It's not all down to the constitution. Yes, it might have helped if there was more detail about them (maybe even a standing order), but in this situation it's up to the UEC to sort out suitable times and publicise them appropriately. Using and Facebook isn't necessarily enough because not everyone is a member of the relevant groups and not everyone visits regularly. I saw no posters in the union stating that these were taking place.

Referenda and voting
This is from the green paper:
"All members of UEC except the Chair are entitled to vote at UEC. All votes of UEC shall be recorded and displayed in the minutes to allow UEC to be held to account by council. In the event of a tied vote the Chair of UEC shall have a casting vote. In this instance the casting vote must be justified for the minutes."
Does this mean the number who voted for and against, or the specific names? It doesn't specify if it's 'secret ballot' and that needs to be clear (as is the case in other parts of the paper, e.g. the part about the election of zone chairs).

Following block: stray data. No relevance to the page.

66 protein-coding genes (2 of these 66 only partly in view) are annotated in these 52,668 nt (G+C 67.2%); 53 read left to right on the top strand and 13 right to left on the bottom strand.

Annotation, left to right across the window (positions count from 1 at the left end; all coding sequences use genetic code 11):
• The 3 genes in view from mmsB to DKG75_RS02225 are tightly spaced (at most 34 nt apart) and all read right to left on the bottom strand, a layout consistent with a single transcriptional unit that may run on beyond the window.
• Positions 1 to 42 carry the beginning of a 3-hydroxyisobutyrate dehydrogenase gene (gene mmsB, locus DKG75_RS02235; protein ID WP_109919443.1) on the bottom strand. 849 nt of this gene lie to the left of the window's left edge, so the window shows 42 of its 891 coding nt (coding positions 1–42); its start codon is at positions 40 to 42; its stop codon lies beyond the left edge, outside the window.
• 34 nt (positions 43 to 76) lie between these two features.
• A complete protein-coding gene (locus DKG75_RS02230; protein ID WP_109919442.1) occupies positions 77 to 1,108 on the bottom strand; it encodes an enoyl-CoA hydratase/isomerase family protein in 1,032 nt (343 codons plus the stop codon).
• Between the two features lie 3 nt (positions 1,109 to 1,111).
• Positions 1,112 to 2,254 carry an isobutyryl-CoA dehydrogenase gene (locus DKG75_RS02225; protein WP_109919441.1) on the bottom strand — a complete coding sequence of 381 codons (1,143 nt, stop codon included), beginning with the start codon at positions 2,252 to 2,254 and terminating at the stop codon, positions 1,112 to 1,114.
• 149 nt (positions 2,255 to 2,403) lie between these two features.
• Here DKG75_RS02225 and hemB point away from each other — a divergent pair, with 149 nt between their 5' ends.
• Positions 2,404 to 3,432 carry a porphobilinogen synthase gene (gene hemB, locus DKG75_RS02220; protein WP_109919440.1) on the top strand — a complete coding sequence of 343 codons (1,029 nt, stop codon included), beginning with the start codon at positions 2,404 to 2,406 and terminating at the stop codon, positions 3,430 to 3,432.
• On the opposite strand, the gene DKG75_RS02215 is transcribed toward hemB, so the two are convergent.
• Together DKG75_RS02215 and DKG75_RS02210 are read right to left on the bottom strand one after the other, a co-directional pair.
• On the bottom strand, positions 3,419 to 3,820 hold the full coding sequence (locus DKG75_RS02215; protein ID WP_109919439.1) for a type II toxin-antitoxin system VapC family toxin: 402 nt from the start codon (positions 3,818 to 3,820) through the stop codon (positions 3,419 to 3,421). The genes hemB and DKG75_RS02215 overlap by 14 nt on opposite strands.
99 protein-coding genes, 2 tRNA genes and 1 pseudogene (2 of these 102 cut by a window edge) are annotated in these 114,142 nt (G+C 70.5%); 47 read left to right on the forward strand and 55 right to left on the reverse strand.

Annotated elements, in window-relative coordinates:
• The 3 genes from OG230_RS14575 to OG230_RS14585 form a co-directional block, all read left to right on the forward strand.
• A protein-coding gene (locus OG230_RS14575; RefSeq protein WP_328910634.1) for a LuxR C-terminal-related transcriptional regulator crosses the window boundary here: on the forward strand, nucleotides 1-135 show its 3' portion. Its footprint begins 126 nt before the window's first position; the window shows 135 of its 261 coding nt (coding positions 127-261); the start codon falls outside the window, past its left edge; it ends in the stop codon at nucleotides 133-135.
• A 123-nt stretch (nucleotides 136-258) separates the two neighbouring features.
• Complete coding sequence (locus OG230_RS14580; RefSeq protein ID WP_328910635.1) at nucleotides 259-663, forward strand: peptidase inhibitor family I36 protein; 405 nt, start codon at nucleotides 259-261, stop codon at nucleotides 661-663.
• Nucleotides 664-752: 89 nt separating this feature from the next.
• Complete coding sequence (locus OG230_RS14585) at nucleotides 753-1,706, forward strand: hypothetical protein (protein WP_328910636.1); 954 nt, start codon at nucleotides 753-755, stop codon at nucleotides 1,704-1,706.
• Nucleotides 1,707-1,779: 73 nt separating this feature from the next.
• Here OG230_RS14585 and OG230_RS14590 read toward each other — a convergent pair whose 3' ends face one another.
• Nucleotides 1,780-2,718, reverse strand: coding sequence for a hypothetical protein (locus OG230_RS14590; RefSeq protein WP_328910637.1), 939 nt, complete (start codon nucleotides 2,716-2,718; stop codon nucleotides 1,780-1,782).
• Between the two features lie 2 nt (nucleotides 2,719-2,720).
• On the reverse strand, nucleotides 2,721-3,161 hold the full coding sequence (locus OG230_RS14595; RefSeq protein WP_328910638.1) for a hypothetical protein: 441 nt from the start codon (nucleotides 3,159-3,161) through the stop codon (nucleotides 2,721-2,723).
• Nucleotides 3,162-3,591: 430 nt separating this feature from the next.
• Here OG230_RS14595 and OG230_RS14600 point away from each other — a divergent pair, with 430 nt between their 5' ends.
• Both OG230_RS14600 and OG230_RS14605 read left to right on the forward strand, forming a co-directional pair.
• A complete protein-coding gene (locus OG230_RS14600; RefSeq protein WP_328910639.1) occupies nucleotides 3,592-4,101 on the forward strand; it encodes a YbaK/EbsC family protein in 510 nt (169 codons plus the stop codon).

Proportional representation is something which is mentioned repeatedly, but there is no mention of the specific version (if I remember correctly, it's Alternative Vote, the single seat election mechanism approved by the Electoral Reform Society). The paper also doesn't mention the method of election for the multiple-seat Union Council. Just saying 'proportional representation' is far too generic because it allows people to constantly change the election method and there would be no consistency.

Other points
On page 13 of the green paper, it states that the UEC is "elected once annually", but what about the part-time officers? Does this mean that they can no-longer go for a full-time position and therefore a second year?